Solar plateau?

What would cause my solar graph to plateau? It’s showing this way since march 28

How long have you had solar installed and have you seen a full standard solar curve on a sunny day ? One of two things might be causing this:

  • Your inverters are clipping - perhaps undersized for your solar. Have seen several Sense users with this issue.
  • Your Solar CTs are clipping - somehow calibration didn’t go right when you first set up your solar.

I would investigate the first possibility first.

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What’s your max solar output? Is this a string inverter or micro-inverters? Looks like clipping which is where the inverter has reached the max output. If you have a string inverter and that’s not your normal max- you probably have a string down. If that’s not your normal max and you have a/some micro-inverter down.

The max my string inverter will produce is 5050w and it has 6200w of modules attached. Here was the other day which was partially cloudy.

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Ok so my solar was installed in October. I have been in winter and none of my days have shown the curve peak over 4000 until now. So now that I am starting to get more sun it is plateauing at 4400.

I can’t monitor my micro invertors. The solar company never gave me the password to that device.

Should I call them?

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I would defiantly call them. Most modern micro-inverters have their own monitoring system. Sounds like your max is going to be in the 4400w range. If you’re in the US, you’ll see as we get more sun/ higher sun … you’ll hit that 4400w sooner in the morning and hold it longer in the evenings.

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The golden rule seems to be that the PV panels can be up to 125% of the (micro) inverter rating.
I assume you have Enphase micro’s, then you should also have monitoring.

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This is what the plans called out:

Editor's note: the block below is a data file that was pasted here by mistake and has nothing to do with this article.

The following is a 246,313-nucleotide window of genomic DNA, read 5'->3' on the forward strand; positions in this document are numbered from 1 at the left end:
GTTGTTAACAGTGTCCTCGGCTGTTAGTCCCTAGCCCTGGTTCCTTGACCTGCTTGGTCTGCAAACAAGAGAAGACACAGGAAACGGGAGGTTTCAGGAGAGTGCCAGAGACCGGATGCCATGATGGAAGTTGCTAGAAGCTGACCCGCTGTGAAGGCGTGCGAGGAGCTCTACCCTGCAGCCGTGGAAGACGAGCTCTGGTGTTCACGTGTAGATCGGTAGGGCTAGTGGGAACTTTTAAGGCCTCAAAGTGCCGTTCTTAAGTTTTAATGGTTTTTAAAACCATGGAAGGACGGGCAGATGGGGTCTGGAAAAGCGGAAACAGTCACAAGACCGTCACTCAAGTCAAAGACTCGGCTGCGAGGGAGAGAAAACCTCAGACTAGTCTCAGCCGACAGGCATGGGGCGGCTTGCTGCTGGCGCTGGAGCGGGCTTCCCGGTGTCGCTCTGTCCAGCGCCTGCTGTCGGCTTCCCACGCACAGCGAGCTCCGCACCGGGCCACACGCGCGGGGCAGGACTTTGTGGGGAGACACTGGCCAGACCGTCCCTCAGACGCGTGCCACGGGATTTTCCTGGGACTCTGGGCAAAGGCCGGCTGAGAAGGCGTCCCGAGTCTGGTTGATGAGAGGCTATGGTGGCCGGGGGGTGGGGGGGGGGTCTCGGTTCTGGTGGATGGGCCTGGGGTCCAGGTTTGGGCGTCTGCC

Suntech STP3705 B60WNHB Modules with Hoymles HM-1200 Micro Inverters

I was mostly surprised to see the clipping since I’m in a northern state, but I’m a novice to solar power. I hope the solar company did its math right and when I hit longer sunshine days the power generated compensates for the clipping. Time will tell as I have yet to go through a summer yet with solar.

Clipping occurs when the raw panel output exceeds the maximum capacity of the inverter(s), also taking to account DC to AC power conversion losses. This means there is a choice to be made for the system designer. They can dimension the inverter to have enough capacity to avoid clipping altogether, or they can design to have a certain amount of clipping during maximum panel output.

It is fairly universally true that all inverters (micro, or per panel, or string inverters) become more expensive (even on a per rated kW basis) as their capacity increases. This fact is utilized by most system designers to tolerate a moderate amount of clipping, during typical peak solar hours, under ideal conditions (for your location), to save some money there on the inverters, while making sure that the theoretical value of the lost production (during clipping) is (much) less than the cost savings on the overall system.

My system is 8.4 kW max rated output over 24 panels, using micro inverters (Enphase). I only see clipping during some spring/summer months, and even then only on some days, and for a few short hours (it requires ideal weather and atmospheric conditions). It looks like this on my graphs (this is not sense output but comes directly from the inverters):
CleanShot 2022-04-17 at 15.40.44